The Chiefs’ defense wasn’t supposed to be an intimidating force, but reality isn’t easy to digest. The team’s draft class was, again, made with an emphasis on defense; taking defenders with two of its top three picks. The Chiefs’ top two picks last year were ends Tyson Jackson and Alex Magee — neither of whom causes sleepless nights for opposing quarterbacks — and the year before that, lineman Glenn Dorsey was the team’s top selection.
Add that Haley hired defensive coordinator Romeo Crennel, and really, the Chiefs should have a formidable unit that at least appears to be improving. But the inside linebackers are continually in flux, the line rarely overachieves, and that leaves a young and talented secondary that doesn’t have much support when it has a long night.
“I feel like this whole defense can make plays,” Flowers said. “They put it on (the secondary) to be the playmakers, the leaders of the defense. We’ll take that job with open arms. We’ve got nothing but playmakers back there in the secondary. I see why they put that title on us. “We’ll come back and play every week, I guarantee you. We’ll be right. The secondary will be right.”
“When he first came in, it was a shock to most of us,” Cassel said. “But at the same time, he wouldn’t be in there if he wasn’t ready to go and the coaches didn’t feel like he was ready to go. He went in there, he did a great job and he made a play when we needed it.”
Horne began to work his way out of the rookie free agent mold with some big catches at training camp. Then, in last week’s game in Atlanta, Horne twice ran past defenders to get open deep but the quarterback couldn’t get him the ball either time.
The Chiefs were intrigued enough with Horne and his speed to give him more plays against Tampa Bay. Taking snaps that otherwise would have gone to a veteran like Dwayne Bowe, Chris Chambers or Jerheme Urban, Horne entered the game with the Chiefs inside the Tampa Bay 25.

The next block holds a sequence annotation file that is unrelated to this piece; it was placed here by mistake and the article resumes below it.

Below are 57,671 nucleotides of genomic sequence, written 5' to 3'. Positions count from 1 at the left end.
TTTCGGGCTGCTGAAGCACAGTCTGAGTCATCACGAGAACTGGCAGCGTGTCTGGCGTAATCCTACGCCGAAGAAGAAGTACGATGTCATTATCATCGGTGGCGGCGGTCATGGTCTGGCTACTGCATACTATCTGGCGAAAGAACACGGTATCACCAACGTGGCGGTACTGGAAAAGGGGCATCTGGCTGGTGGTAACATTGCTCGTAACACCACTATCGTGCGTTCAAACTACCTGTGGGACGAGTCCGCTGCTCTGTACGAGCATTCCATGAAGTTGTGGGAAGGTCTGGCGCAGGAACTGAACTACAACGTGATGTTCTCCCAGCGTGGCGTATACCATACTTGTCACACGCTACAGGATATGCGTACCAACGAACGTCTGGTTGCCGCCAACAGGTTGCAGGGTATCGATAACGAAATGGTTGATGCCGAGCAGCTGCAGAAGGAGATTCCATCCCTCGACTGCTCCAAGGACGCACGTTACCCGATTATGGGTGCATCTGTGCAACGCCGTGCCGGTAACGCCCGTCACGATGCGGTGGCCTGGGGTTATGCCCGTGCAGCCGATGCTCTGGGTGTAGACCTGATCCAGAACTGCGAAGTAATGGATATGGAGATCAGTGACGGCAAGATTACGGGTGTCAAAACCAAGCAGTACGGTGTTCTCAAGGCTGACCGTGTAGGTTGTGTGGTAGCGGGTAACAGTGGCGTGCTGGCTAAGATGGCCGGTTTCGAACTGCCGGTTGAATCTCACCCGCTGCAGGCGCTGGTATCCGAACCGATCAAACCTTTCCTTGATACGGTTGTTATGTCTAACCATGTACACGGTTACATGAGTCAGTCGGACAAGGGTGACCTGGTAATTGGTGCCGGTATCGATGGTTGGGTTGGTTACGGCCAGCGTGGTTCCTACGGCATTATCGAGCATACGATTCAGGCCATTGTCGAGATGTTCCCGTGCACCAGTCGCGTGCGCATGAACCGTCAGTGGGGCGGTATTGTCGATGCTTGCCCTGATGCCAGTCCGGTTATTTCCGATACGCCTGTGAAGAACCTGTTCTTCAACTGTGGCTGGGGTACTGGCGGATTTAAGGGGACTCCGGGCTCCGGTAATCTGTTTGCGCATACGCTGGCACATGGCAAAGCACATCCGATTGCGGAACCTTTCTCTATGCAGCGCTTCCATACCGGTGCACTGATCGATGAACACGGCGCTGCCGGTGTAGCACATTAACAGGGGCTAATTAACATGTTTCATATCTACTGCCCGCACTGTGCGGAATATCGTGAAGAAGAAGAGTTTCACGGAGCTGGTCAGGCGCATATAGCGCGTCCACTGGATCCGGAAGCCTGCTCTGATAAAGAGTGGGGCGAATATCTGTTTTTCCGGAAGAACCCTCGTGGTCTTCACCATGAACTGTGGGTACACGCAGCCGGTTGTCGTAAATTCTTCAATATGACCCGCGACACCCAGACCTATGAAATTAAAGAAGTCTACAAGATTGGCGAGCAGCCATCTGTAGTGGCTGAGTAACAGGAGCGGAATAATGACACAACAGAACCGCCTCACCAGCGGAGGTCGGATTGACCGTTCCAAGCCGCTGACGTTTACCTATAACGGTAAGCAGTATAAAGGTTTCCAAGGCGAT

The touchdown came on third down. Horne didn’t play again until the second half, but the Chiefs are encouraged by the progress of Horne, who played in college at Massachusetts.
“They were just tremendous,” she said. “It was just a mind-shock to me the amount of support the Chiefs have. A lot of them were just huge supporters.”
At least some of the museum’s visitors had some sort of connection or affiliation with the Chiefs, Mrs. Daffron said, such as belonging to a coach’s family. A total of 250 people visited in just one day early on, she added. Visitors traveled from as far as California, New York and Colorado — including teachers and others simply intrigued by the Pony Express sesquicentennial.
Fans flocked to the museum during lulls in practices, but didn’t tour as much for specially extended evening hours. A tally of patron numbers will be available after August.
“They did ask, ‘Where else can we go?’” she said. “They were here to spend their money. They were a lot of good shirt-buyers. It seemed like they wanted to take something back from St. Joe.”
The Chiefs rushing defense was the team’s biggest weakness last season, and the starters were not exactly impressive last week against the Falcons, but they finally showed some promise tonight against the Buccaneers.
Tampa Bay managed only 3.8 yards per carry on the Chiefs defense, rushing for only 43 yards in the first half against most of the Chiefs starting defenders. The Chiefs run defense still has a long ways to go, but they have to start somewhere, and tonight was a solid start.